Again as skipper, Jock competed in the 1960 Bruny Island race in the now Sydney-owned Lass O'Luss. The race was sailed in very light airs for most of the journey and Lass O'Luss took two and a half frustrating hours to get from John Garrow light to the finishing line. Nevertheless, she crossed first followed by Southerly Buster (Ken Gourlay) and Roana (Graham Blackwood). Jock's final offshore racing season was in 1972-73, when as owner/skipper, he sailed Patsy of Island Bay and won both the Maria and Bruny Island races taking out the Points Score Plaque for the season. In the Bruny Island race he was the only finisher from 15 starters, all other yachts retired because of gale-force winds. A 55 knot-plus southerly hit the leaders approaching Friar Rocks which scattered the fleet: "After passing Cape Connella on Bruny's east coast, the fresh southerly continued to increase in velocity, even in excess of our ananometer which had a maximum reading of 55 knots. It reached its peak as we approached the Friars Passage, closely reefed with storm jib. All on board were very much relieved once we had passed through the Passage, with no other yacht visible. About halfway across to South Bruny lighthouse we were able to see another yacht making heavy weather of it, as we had done, only later to see her square away and head north, as indeed had all other competitors, leaving Patsy as the only yacht to complete the course. I was very proud of her that day."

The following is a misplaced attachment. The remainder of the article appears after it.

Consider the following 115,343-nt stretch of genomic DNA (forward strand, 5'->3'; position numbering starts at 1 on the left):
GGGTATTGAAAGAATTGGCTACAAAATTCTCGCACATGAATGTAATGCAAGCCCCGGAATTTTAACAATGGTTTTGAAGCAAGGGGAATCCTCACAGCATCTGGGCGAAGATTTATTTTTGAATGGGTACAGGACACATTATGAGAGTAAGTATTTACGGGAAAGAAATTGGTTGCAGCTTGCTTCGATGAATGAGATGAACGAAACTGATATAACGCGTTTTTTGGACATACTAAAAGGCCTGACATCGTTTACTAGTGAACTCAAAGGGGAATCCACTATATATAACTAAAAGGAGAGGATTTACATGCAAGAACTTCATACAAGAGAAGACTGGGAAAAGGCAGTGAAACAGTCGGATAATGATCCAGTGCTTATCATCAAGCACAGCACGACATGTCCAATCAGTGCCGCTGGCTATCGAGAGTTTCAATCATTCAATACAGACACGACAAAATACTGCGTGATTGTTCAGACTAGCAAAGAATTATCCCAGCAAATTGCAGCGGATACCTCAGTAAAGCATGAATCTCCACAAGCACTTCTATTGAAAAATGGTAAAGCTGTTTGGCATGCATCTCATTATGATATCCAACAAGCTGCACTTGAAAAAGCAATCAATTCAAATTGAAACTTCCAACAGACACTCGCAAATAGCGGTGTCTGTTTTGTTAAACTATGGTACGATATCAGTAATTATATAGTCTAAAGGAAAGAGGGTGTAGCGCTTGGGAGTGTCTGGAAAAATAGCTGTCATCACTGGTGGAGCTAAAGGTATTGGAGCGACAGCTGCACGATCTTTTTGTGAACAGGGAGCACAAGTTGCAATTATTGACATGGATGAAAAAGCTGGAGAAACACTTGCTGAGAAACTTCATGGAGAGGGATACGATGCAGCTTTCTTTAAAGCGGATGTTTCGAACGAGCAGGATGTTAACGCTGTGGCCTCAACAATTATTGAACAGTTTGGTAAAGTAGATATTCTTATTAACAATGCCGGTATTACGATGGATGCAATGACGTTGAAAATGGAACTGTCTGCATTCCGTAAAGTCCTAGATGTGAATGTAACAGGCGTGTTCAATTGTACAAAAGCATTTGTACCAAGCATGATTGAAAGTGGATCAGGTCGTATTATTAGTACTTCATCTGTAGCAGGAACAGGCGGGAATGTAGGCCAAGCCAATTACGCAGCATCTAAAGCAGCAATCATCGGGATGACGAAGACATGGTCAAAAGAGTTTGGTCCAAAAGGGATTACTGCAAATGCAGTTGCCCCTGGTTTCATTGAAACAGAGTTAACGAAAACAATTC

Dinghies, Skiffs, Sharpies and Diamonds
The Cadet Dinghy Class is one of the oldest one-design racing yachts still in competition. It was adopted as a training craft by the Royal Yacht Club of Tasmania in 1924 after it had first been introduced in Sydney waters from a design by Mr A.C. Barber, principally for the training of cadets. In 1927 Lord Stonehaven, Governor General of Australia, presented a perpetual trophy for interstate competition for the dinghy class which is still raced for today in alternate states. The first dinghy races in Hobart were started from a line off "Skipper" Batt's jetty, with the course bounded by Secheron Point and Long Point. Many members of the Muir family have started sailing in this class. Today, nephews and grandchildren of Jock Muir continue the fine family tradition of dinghy racing. Tim and Ben Muir, (sons of Jock's son, Greg) have recently moved from Sabot racing into Flying Elevens with early success.